Test Driving a Car — Are You Covered in Case of a Car Accident?
If you are looking to buy a car, you will probably do some preliminary research on what type of vehicle is best suited to you and then take a test drive. Not all test drives are without incident. What happens if you get into a minor accident? Or if someone is seriously injured in a collision? Who covers the cost of repairing any damage to the vehicle or pays the claims of any people who are hurt? What if you caused the accident and do not have your own policy of auto insurance?
Dealership Insurance Coverage
In the case of an accident during a test drive, the car dealer bears the responsibility for any physical damage done to its vehicle. As the owner, the dealer is the party with interest in the vehicle, not you as the test driver. If you lend someone your car, you’re lending them your insurance too (please see our earlier blog on vicarious liability). This means that the dealer’s insurance would be responsible for the cost of any physical damage to the vehicle caused during the test drive.
This test drive insurance is part of the Ontario Garage Automobile Policy approved by the Superintendent of Financial Services. This Policy provides coverage for many parts of a dealership’s business and operations — including dealer vehicles and customers’ vehicles while being serviced.
It is a Statutory Condition of garage policies that the insured shall not “permit any other person to drive or operate the automobile unless the Insured or other person is authorized by law to drive or operate it.” According to recent research, only about 80% of dealerships require a person going for a test drive to show they have a valid licence. The absence of a valid permit could mean no insurance coverage if there is an accident.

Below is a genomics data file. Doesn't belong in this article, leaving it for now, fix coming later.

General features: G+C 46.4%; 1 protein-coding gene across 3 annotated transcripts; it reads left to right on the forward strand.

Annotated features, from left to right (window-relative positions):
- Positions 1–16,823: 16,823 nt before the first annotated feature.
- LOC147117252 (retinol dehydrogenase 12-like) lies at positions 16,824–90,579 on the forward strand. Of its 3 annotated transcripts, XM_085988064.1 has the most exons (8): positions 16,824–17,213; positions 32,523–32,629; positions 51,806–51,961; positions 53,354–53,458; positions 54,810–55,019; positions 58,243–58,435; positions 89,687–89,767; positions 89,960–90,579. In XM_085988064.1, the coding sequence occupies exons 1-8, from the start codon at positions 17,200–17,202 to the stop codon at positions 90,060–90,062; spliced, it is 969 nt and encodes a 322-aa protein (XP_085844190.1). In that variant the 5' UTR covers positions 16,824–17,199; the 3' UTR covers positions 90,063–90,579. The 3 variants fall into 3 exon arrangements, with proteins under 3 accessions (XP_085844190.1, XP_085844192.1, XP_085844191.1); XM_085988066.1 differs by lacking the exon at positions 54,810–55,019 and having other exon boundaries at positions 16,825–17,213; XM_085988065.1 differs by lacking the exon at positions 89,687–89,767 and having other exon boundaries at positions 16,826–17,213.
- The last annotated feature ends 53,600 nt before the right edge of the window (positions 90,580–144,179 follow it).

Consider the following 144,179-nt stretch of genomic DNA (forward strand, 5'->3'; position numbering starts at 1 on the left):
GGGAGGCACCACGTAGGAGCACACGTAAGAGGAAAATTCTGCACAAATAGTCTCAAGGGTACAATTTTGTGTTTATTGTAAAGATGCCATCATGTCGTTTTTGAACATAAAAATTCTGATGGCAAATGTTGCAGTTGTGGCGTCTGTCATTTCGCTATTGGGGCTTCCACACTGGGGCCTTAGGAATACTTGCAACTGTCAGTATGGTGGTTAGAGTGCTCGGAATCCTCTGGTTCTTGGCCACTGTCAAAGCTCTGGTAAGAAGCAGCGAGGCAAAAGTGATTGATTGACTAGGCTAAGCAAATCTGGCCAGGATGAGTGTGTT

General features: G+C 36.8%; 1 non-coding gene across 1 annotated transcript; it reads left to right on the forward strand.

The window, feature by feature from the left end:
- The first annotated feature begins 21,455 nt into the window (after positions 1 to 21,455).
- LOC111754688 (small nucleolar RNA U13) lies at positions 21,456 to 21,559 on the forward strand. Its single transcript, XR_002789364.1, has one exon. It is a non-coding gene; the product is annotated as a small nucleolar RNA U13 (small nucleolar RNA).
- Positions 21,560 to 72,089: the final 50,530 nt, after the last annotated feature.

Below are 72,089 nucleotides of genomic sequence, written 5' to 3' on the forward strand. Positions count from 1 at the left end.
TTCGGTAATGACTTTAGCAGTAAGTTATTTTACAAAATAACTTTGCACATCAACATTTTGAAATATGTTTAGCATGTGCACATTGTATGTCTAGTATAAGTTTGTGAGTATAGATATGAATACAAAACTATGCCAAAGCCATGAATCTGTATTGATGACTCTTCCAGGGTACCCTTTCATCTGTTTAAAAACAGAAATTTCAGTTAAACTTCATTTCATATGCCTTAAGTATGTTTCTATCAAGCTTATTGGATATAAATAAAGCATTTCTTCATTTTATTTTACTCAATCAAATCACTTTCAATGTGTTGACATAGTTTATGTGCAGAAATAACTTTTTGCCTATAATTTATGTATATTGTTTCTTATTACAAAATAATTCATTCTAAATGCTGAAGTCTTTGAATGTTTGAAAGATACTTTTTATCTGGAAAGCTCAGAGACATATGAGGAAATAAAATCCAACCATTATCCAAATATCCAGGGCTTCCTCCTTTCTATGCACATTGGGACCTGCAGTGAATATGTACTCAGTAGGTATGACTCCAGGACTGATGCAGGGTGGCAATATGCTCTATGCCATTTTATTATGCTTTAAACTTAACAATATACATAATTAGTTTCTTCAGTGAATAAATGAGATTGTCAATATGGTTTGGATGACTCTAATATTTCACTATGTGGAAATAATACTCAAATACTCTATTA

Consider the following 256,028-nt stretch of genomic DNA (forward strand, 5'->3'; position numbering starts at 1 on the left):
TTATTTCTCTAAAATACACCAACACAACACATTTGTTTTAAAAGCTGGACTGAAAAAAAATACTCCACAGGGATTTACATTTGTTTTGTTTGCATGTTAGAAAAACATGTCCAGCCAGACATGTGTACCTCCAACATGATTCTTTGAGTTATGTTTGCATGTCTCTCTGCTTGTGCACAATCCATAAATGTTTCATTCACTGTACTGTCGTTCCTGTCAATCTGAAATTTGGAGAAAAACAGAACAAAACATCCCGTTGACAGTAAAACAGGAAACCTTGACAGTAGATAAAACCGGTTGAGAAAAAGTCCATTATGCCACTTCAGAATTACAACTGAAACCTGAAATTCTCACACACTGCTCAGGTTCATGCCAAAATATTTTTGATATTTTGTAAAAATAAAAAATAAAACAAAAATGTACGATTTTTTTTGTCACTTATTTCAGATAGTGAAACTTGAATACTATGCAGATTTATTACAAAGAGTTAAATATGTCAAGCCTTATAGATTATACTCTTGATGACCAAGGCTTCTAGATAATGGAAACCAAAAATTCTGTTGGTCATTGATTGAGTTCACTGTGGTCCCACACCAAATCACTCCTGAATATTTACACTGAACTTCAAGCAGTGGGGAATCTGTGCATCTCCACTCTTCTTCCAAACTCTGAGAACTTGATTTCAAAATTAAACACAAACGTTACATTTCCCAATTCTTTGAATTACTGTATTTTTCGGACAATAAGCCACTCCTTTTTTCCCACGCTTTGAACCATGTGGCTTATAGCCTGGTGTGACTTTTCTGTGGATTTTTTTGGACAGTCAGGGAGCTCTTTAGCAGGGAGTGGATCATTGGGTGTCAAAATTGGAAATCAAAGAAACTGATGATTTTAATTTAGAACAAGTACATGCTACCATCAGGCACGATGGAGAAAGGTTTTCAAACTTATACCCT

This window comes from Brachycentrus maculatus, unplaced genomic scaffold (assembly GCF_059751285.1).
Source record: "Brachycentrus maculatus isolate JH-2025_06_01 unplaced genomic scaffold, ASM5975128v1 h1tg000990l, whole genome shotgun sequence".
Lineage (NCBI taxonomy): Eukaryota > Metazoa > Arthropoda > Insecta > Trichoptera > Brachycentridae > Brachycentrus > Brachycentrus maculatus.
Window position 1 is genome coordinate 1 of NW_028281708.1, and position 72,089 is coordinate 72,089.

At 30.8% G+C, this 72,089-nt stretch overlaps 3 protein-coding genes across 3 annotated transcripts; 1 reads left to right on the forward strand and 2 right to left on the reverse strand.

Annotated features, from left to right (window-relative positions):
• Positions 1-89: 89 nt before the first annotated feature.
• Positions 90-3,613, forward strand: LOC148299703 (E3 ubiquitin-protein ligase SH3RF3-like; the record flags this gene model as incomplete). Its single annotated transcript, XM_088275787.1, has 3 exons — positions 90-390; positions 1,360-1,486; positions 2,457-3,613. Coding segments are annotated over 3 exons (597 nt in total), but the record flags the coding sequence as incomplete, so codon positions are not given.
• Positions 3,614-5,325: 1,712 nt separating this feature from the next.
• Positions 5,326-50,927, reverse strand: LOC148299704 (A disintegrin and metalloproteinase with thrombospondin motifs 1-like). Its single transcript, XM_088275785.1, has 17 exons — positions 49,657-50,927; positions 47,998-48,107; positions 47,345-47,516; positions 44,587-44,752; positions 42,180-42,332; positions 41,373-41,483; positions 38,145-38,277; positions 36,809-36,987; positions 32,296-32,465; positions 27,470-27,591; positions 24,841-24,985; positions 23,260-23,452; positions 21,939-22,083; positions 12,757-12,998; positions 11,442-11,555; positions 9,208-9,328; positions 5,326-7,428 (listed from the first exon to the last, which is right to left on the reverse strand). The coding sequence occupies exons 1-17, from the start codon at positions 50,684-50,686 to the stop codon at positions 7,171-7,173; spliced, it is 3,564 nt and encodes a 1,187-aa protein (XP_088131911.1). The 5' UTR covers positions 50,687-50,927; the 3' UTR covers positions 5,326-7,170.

Ontario’s Statutory Accident Benefits Schedule
Dealerships must also have insurance coverage for Statutory Accident Benefits if a driver (or another person involved in an accident with the vehicle) is injured during a test drive, even if that driver is at fault. However, if the test driver has their own auto policy, Statutory Accident Benefits would be paid by that insurer. If the test driver was uninsured at the time of the accident, the dealership’s insurance would pay out any Statutory Accident Benefits.
Some dealerships try to minimize their risk and eliminate their responsibility by asking test drivers to sign waivers acknowledging that the test driver accepts responsibility for any damage that occurs during the test drive. Other dealerships feel these waivers discourage people from taking a test drive and this means fewer sales. Overall test drive waivers are not common in Ontario. In the absence of an industry standard, each dealership that asks test drivers to sign a waiver will provide documents with its own wording.
Courts generally frown upon liability waivers but sometimes do find waivers valid and enforceable. Any challenge to the validity of a liability waiver requires a careful analysis of the particular wording used and the circumstances under which it was signed. As a general practice, you should not sign a liability waiver unless you are comfortable assuming the risks involved with the particular activity. When it comes to test drive waivers, ask yourself this question: why would I sign a liability waiver just to take a test drive when I can probably find another dealership that does not require a waiver and offers the same vehicle?